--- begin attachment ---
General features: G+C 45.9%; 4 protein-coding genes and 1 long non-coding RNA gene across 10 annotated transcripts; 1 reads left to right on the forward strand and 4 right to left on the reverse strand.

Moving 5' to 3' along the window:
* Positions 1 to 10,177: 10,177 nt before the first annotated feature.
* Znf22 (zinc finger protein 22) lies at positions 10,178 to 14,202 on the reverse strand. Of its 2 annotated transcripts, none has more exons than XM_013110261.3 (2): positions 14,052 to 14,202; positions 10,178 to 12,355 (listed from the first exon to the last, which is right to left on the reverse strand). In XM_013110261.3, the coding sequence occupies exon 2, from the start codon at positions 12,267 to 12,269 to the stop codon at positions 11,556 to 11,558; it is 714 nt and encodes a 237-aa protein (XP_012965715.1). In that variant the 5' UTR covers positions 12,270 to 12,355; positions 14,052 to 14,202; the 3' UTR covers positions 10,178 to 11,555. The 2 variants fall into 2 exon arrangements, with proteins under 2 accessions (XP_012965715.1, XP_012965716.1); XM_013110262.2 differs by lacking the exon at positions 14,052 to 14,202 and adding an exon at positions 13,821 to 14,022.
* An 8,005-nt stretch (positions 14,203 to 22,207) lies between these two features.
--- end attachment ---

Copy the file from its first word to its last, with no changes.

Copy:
General features: G+C 45.9%; 4 protein-coding genes and 1 long non-coding RNA gene across 10 annotated transcripts; 1 reads left to right on the forward strand and 4 right to left on the reverse strand.

Moving 5' to 3' along the window:
* Positions 1 to 10,177: 10,177 nt before the first annotated feature.
* Znf22 (zinc finger protein 22) lies at positions 10,178 to 14,202 on the reverse strand. Of its 2 annotated transcripts, none has more exons than XM_013110261.3 (2): positions 14,052 to 14,202; positions 10,178 to 12,355 (listed from the first exon to the last, which is right to left on the reverse strand). In XM_013110261.3, the coding sequence occupies exon 2, from the start codon at positions 12,267 to 12,269 to the stop codon at positions 11,556 to 11,558; it is 714 nt and encodes a 237-aa protein (XP_012965715.1). In that variant the 5' UTR covers positions 12,270 to 12,355; positions 14,052 to 14,202; the 3' UTR covers positions 10,178 to 11,555. The 2 variants fall into 2 exon arrangements, with proteins under 2 accessions (XP_012965715.1, XP_012965716.1); XM_013110262.2 differs by lacking the exon at positions 14,052 to 14,202 and adding an exon at positions 13,821 to 14,022.
* An 8,005-nt stretch (positions 14,203 to 22,207) lies between these two features.